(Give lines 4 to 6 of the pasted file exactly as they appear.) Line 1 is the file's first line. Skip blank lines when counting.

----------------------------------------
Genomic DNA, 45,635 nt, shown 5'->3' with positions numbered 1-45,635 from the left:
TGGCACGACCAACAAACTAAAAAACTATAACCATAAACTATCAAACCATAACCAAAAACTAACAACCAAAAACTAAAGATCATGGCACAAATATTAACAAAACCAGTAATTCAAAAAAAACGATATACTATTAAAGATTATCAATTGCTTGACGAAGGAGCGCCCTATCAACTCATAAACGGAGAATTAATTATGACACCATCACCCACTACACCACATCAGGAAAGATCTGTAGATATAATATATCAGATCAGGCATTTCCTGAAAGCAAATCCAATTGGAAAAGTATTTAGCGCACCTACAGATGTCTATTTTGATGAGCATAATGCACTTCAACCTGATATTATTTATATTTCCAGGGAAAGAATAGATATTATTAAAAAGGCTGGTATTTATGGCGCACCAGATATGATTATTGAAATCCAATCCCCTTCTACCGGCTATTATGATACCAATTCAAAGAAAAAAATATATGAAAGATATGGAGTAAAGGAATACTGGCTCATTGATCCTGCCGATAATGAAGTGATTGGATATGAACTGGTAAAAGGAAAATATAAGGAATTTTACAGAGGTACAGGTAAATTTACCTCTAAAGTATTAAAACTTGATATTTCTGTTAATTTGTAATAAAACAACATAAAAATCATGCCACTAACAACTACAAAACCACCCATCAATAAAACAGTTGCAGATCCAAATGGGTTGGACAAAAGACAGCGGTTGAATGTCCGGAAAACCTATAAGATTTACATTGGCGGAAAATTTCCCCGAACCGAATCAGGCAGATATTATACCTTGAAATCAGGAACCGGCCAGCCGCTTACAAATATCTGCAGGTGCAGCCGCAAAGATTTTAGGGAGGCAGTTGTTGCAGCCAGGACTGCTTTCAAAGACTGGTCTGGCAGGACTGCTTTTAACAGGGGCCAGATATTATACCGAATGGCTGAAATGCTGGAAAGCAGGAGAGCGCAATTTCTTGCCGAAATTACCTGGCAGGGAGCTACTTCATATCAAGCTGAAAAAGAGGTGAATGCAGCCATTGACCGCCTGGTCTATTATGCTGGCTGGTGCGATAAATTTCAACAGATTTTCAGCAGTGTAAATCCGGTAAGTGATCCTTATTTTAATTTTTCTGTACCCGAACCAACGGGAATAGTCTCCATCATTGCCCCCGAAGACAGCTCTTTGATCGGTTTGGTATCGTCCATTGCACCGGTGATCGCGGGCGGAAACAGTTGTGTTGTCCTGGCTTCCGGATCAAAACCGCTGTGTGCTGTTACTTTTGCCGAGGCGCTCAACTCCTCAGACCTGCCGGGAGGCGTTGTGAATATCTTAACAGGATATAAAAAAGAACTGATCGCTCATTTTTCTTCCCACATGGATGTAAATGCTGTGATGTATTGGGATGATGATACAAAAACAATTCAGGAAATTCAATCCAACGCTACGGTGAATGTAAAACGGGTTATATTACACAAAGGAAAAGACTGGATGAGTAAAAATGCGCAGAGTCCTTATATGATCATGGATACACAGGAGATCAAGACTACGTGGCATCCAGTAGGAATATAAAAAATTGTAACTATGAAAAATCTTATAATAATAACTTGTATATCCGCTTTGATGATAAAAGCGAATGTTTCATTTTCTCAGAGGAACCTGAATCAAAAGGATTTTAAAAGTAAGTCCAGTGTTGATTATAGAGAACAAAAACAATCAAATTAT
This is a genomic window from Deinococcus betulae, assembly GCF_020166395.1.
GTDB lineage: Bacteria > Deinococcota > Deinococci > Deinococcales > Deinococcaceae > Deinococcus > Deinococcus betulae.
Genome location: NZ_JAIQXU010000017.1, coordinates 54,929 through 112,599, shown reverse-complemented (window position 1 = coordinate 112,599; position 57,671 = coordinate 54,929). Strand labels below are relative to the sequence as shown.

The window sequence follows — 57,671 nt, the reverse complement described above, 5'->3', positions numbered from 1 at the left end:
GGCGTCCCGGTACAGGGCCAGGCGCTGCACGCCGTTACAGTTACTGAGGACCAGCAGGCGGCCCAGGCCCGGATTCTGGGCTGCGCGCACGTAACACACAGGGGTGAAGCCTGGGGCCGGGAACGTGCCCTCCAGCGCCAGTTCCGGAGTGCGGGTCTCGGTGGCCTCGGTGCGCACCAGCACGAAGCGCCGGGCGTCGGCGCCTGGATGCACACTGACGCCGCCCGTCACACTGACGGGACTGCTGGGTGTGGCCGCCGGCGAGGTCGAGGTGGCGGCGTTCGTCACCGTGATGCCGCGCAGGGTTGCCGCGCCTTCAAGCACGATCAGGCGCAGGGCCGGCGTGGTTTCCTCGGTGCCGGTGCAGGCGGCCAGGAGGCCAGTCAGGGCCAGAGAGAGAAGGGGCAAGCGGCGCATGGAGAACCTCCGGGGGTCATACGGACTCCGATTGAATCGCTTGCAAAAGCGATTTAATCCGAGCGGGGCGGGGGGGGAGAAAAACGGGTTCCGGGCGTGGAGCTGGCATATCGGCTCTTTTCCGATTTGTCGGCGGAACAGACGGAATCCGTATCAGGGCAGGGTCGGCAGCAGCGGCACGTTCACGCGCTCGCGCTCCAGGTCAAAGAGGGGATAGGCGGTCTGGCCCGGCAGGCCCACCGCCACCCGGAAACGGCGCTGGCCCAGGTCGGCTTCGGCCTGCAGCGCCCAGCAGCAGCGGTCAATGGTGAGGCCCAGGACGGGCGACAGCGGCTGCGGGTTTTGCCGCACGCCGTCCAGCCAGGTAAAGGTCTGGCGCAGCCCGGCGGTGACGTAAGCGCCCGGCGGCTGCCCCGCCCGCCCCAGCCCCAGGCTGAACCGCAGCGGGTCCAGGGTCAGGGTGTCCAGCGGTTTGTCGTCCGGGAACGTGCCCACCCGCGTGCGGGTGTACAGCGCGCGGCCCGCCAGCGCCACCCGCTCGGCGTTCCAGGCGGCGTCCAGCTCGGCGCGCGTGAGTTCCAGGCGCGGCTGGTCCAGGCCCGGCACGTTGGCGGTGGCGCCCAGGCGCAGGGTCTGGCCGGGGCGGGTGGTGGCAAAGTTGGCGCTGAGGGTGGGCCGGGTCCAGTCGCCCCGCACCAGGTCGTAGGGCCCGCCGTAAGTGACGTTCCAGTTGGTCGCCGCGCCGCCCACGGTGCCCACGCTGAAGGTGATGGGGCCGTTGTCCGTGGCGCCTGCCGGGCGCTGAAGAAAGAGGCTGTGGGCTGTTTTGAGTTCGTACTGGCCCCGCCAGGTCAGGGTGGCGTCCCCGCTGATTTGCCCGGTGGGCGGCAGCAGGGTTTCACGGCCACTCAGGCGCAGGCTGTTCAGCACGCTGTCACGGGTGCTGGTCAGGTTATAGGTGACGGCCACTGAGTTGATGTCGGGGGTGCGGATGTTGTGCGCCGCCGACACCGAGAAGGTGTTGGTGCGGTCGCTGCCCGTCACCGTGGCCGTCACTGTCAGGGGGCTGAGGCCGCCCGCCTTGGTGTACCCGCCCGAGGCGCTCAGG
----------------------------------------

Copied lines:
GTDB lineage: Bacteria > Deinococcota > Deinococci > Deinococcales > Deinococcaceae > Deinococcus > Deinococcus betulae.
Genome location: NZ_JAIQXU010000017.1, coordinates 54,929 through 112,599, shown reverse-complemented (window position 1 = coordinate 112,599; position 57,671 = coordinate 54,929). Strand labels below are relative to the sequence as shown.

The window sequence follows — 57,671 nt, the reverse complement described above, 5'->3', positions numbered from 1 at the left end: